One of the great gifts of my life is an educated mother. Lucky for me, even though my mother has a college degree, she chose — with my father’s support — to be home throughout my childhood.

It may seem a small thing, but there is something that happens in those early years of rapid development as young minds are exploring and beginning to understand the world. It's a stage of connecting, of first perceptions, of significant brain development. It's a time when nurturing and a sense of security create a strong foundation for future learning. If a sense of security is developed, one doesn't have to fight so hard to make life good. It just is.

It recently hit me that this is part of our magic in Utah.

No wonder it’s commonly stated that Utah’s education system has performed better than would be expected for its level of funding (Utah Foundation 2010). We have had a relatively high percentage of mothers at home who send children to kindergarten knowing the alphabet, reading, recognizing numbers, having some appetite for learning and with the benefit of a supportive home environment. Such children start life on the fast track.

It’s disheartening to see a child who starts kindergarten and is surprised the first day when the teacher holds up a card with some strange figure on it, and asks, “Class, what is this?” A child next to him (probably me) shouts out, “A!” and the child thinks, “How did she know that?” After the pattern has been repeated a few times with e, i, o, and u, this child is thinking, “Wow, she’s smart. How come I didn’t know that?”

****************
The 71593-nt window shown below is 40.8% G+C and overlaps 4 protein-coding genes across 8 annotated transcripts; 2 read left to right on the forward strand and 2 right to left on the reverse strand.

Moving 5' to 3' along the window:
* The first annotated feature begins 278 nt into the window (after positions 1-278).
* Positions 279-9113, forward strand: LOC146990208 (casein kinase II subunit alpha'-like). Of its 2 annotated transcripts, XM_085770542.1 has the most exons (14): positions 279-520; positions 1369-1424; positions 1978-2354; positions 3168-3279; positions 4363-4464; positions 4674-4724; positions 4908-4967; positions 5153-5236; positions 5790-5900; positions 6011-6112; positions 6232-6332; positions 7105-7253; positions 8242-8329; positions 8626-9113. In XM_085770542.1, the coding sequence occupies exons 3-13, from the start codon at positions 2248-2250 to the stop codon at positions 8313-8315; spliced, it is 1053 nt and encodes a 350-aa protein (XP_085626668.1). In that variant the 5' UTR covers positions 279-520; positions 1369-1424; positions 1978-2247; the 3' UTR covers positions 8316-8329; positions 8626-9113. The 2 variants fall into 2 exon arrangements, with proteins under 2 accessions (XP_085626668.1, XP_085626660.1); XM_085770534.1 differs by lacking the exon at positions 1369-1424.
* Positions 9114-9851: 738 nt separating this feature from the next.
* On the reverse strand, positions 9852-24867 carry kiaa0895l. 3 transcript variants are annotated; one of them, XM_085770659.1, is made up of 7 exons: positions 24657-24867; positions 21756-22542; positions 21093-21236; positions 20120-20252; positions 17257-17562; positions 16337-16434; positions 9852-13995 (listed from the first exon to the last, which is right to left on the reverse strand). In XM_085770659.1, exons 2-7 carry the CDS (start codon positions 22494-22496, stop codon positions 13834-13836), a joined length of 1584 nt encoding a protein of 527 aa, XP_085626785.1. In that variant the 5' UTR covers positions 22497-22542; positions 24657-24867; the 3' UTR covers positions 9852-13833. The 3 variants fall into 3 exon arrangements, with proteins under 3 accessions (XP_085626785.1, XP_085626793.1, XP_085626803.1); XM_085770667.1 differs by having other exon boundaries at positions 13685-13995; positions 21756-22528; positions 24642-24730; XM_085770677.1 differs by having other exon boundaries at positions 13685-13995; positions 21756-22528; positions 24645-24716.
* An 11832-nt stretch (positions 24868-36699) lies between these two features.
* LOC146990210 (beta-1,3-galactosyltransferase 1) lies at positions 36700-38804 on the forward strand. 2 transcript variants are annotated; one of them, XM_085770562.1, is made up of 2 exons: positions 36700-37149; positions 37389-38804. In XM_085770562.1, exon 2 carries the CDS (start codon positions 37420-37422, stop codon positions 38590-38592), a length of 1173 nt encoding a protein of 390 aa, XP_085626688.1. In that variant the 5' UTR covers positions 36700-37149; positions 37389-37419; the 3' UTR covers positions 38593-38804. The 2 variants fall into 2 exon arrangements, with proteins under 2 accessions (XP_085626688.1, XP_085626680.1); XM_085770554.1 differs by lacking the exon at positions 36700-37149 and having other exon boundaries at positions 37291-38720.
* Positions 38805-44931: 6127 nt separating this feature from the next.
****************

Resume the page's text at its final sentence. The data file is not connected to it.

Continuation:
Many accept the explanation that somehow they’re not as smart, maybe even dumb. When, in reality, it may just be that I had a mother who taught me, and she could because she had lots of time at home with me. Somehow that sets the course for much of our respective school experiences.

So, why did my mother teach me to read when I was small? It wasn't just about the economic value of the skill, though that has been helpful. She and my father both loved learning.

It’s hard not to pick up an interest in learning when you’re a child in such a home. It’s just simply part of your everyday life. But I suppose if my mother had been at work, I might not have picked up her ways. I would have seen her when it was time for dinner and time to be tucked into bed. She probably would have read me a book, but she would have been tired, and we might not have had the conversations we had throughout the day that shaped my world.

She could have told me how important an education was, but it would have just been another thing my mother told me rather than a contagious love of learning that filled our days as we sought out new adventures, good books, solved problems, and tried to figure out how things work. It would have been added to the list of “my mother said,” a category that lacks the power of example and what my mother did. It’s what she did that most shaped the woman I am and what I love — not least of all her love of being a mother.